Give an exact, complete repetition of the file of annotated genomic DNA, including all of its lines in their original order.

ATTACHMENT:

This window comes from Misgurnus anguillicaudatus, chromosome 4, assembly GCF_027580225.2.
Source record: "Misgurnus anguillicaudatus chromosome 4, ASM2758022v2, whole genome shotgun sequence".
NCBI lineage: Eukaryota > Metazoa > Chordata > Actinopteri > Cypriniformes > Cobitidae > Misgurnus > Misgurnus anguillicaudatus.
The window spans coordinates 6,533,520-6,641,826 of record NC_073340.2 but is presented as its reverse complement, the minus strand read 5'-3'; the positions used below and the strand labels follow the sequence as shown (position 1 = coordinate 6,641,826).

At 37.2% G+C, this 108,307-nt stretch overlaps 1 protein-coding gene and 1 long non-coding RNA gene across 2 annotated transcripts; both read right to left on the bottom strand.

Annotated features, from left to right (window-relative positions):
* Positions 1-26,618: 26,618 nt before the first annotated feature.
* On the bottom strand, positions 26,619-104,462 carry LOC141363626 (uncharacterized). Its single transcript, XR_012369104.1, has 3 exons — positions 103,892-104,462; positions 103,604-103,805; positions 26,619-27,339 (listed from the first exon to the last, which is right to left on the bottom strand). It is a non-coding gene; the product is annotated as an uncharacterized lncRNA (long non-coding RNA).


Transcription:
This window comes from Misgurnus anguillicaudatus, chromosome 4, assembly GCF_027580225.2.
Source record: "Misgurnus anguillicaudatus chromosome 4, ASM2758022v2, whole genome shotgun sequence".
NCBI lineage: Eukaryota > Metazoa > Chordata > Actinopteri > Cypriniformes > Cobitidae > Misgurnus > Misgurnus anguillicaudatus.
The window spans coordinates 6,533,520-6,641,826 of record NC_073340.2 but is presented as its reverse complement, the minus strand read 5'-3'; the positions used below and the strand labels follow the sequence as shown (position 1 = coordinate 6,641,826).

At 37.2% G+C, this 108,307-nt stretch overlaps 1 protein-coding gene and 1 long non-coding RNA gene across 2 annotated transcripts; both read right to left on the bottom strand.

Annotated features, from left to right (window-relative positions):
* Positions 1-26,618: 26,618 nt before the first annotated feature.
* On the bottom strand, positions 26,619-104,462 carry LOC141363626 (uncharacterized). Its single transcript, XR_012369104.1, has 3 exons — positions 103,892-104,462; positions 103,604-103,805; positions 26,619-27,339 (listed from the first exon to the last, which is right to left on the bottom strand). It is a non-coding gene; the product is annotated as an uncharacterized lncRNA (long non-coding RNA).